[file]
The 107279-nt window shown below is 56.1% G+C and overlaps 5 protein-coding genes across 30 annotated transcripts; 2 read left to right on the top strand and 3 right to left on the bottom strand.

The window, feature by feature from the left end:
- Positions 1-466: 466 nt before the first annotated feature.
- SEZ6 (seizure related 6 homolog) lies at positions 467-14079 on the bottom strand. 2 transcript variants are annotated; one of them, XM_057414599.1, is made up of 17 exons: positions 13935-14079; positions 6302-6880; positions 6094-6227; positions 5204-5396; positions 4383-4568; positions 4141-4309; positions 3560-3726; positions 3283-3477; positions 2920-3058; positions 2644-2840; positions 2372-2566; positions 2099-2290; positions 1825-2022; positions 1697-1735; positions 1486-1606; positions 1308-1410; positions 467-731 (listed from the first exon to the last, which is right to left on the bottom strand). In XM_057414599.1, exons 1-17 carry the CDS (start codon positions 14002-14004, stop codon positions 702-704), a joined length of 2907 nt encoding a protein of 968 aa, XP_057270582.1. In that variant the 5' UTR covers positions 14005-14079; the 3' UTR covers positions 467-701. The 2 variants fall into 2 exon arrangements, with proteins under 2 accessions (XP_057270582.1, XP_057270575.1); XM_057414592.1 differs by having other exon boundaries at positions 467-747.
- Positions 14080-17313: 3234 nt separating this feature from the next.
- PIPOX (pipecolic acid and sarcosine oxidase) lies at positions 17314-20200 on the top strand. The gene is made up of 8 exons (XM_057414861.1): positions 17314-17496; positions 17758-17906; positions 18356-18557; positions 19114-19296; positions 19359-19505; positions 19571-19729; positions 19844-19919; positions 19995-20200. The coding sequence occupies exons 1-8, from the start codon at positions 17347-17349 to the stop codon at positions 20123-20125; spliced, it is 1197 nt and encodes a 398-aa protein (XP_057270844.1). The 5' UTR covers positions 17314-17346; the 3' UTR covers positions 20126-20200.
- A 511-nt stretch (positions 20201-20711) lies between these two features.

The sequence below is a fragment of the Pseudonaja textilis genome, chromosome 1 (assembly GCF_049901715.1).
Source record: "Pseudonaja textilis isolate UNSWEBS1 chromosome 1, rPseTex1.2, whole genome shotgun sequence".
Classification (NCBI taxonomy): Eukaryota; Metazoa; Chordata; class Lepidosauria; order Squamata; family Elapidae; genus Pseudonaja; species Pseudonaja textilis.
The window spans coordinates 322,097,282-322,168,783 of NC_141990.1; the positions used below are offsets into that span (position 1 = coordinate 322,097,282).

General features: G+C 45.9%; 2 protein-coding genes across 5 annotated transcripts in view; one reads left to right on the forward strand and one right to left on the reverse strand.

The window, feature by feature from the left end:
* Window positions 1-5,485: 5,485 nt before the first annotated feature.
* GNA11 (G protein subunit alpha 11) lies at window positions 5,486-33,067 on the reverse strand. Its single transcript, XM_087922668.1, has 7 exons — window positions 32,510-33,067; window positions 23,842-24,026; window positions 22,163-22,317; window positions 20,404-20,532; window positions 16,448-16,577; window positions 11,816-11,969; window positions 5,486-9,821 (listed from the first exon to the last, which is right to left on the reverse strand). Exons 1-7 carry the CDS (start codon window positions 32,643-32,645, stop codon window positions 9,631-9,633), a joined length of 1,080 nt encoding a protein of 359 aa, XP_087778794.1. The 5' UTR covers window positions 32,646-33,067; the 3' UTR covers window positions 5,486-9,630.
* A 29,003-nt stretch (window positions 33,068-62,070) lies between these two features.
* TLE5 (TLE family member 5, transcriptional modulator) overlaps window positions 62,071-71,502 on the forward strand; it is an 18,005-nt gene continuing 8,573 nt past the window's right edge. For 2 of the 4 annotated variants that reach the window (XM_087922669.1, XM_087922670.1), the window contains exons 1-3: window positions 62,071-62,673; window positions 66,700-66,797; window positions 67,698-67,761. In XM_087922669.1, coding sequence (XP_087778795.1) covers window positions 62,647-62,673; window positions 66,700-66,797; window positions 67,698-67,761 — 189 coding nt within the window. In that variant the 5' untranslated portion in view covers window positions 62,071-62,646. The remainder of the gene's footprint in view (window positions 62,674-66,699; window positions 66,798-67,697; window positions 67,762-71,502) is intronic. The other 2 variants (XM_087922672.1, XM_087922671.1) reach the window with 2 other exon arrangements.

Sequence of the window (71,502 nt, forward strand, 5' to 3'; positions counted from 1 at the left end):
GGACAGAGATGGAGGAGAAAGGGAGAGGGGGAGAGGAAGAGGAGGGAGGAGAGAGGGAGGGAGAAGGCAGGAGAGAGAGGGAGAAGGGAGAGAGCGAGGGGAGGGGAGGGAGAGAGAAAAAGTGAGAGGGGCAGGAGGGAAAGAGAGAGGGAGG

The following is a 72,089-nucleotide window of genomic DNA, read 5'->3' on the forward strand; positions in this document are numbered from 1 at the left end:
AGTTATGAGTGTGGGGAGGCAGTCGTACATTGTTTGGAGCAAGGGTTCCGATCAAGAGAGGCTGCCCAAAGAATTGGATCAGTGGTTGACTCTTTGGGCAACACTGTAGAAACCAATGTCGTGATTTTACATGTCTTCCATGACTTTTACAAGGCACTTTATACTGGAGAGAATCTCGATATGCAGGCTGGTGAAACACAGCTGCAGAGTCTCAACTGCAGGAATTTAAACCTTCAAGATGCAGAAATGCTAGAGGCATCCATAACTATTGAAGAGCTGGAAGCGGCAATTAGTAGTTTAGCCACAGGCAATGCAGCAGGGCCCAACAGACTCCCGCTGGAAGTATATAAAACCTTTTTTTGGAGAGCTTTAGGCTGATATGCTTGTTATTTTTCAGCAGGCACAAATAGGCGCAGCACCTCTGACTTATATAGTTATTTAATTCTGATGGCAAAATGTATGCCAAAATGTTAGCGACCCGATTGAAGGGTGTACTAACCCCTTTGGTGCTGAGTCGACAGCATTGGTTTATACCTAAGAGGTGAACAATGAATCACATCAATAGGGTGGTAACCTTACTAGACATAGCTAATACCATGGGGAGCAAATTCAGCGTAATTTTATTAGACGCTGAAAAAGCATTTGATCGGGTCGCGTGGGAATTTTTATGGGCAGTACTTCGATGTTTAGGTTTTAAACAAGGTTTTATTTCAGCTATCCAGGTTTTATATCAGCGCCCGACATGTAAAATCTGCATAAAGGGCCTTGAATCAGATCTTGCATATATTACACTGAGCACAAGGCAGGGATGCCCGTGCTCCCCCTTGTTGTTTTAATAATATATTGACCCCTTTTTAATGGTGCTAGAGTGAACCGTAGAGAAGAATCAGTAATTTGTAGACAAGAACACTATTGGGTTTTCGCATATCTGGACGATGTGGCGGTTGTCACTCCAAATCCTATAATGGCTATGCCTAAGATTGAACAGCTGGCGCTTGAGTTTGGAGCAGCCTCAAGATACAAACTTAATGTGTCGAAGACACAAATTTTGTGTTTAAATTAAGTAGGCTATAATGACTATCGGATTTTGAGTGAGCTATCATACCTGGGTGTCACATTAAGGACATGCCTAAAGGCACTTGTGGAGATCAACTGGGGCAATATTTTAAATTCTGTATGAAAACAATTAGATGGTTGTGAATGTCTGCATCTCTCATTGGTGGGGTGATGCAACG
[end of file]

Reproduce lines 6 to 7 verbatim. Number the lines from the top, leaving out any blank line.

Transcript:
- PIPOX (pipecolic acid and sarcosine oxidase) lies at positions 17314-20200 on the top strand. The gene is made up of 8 exons (XM_057414861.1): positions 17314-17496; positions 17758-17906; positions 18356-18557; positions 19114-19296; positions 19359-19505; positions 19571-19729; positions 19844-19919; positions 19995-20200. The coding sequence occupies exons 1-8, from the start codon at positions 17347-17349 to the stop codon at positions 20123-20125; spliced, it is 1197 nt and encodes a 398-aa protein (XP_057270844.1). The 5' UTR covers positions 17314-17346; the 3' UTR covers positions 20126-20200.
- A 511-nt stretch (positions 20201-20711) lies between these two features.